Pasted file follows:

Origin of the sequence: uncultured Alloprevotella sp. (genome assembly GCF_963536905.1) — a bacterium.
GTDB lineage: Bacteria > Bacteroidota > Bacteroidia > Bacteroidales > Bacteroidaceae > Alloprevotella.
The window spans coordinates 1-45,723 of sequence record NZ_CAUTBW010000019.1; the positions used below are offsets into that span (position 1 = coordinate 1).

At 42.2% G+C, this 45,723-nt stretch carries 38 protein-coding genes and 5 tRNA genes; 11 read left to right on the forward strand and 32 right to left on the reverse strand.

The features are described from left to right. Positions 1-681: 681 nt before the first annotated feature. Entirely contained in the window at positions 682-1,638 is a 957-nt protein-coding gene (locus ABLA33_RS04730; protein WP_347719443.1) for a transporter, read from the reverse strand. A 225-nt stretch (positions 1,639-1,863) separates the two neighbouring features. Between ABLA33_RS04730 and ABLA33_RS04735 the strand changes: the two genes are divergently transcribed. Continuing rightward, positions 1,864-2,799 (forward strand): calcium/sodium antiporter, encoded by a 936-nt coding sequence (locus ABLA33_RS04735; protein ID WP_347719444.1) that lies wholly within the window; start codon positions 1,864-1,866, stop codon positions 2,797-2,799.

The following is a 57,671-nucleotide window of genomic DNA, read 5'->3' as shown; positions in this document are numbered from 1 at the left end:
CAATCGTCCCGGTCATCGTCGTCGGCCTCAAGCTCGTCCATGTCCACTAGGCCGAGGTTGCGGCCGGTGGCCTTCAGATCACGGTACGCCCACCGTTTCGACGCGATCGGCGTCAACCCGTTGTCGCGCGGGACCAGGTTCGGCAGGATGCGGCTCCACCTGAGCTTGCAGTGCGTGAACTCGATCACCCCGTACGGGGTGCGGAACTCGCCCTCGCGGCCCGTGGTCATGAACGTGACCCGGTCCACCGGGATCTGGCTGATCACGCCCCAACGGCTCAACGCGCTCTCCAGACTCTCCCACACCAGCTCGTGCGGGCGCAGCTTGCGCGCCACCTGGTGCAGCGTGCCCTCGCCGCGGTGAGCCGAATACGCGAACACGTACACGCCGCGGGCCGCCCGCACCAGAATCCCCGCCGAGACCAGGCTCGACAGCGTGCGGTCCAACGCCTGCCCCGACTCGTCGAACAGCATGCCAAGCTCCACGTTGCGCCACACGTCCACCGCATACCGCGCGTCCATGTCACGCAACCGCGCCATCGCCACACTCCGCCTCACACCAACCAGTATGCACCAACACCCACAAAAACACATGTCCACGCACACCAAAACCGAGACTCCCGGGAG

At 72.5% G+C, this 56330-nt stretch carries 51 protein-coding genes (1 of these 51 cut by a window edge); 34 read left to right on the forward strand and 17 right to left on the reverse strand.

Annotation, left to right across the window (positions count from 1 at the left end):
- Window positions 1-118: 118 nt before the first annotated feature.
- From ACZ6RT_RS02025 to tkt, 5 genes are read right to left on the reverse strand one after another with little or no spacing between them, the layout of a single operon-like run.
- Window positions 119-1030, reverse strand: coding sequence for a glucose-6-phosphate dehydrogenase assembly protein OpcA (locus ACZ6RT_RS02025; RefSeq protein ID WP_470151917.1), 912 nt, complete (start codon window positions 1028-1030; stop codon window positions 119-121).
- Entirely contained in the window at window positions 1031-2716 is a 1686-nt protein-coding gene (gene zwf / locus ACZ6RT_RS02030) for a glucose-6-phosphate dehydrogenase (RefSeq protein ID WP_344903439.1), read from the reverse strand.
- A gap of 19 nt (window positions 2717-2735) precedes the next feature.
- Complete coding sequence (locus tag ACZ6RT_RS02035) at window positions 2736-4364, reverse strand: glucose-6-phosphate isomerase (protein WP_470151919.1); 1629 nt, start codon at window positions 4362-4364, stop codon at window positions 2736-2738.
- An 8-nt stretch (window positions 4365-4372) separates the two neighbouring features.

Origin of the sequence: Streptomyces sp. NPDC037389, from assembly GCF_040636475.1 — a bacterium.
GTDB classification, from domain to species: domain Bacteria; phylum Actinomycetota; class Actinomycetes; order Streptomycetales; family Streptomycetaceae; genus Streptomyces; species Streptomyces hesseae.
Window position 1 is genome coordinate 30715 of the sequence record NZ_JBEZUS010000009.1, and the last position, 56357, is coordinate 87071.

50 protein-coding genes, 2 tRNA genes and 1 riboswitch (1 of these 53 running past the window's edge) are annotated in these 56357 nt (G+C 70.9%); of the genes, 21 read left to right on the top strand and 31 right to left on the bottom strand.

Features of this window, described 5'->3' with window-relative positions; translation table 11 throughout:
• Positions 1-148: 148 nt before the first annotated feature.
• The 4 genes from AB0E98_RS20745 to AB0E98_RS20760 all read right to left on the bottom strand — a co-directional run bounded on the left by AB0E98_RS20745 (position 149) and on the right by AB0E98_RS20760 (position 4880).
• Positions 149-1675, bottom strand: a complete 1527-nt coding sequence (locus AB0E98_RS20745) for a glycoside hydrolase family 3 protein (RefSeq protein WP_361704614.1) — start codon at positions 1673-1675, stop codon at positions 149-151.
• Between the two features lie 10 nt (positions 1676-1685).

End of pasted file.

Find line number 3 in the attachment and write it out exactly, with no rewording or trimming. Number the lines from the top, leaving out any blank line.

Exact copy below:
The window spans coordinates 1-45,723 of sequence record NZ_CAUTBW010000019.1; the positions used below are offsets into that span (position 1 = coordinate 1).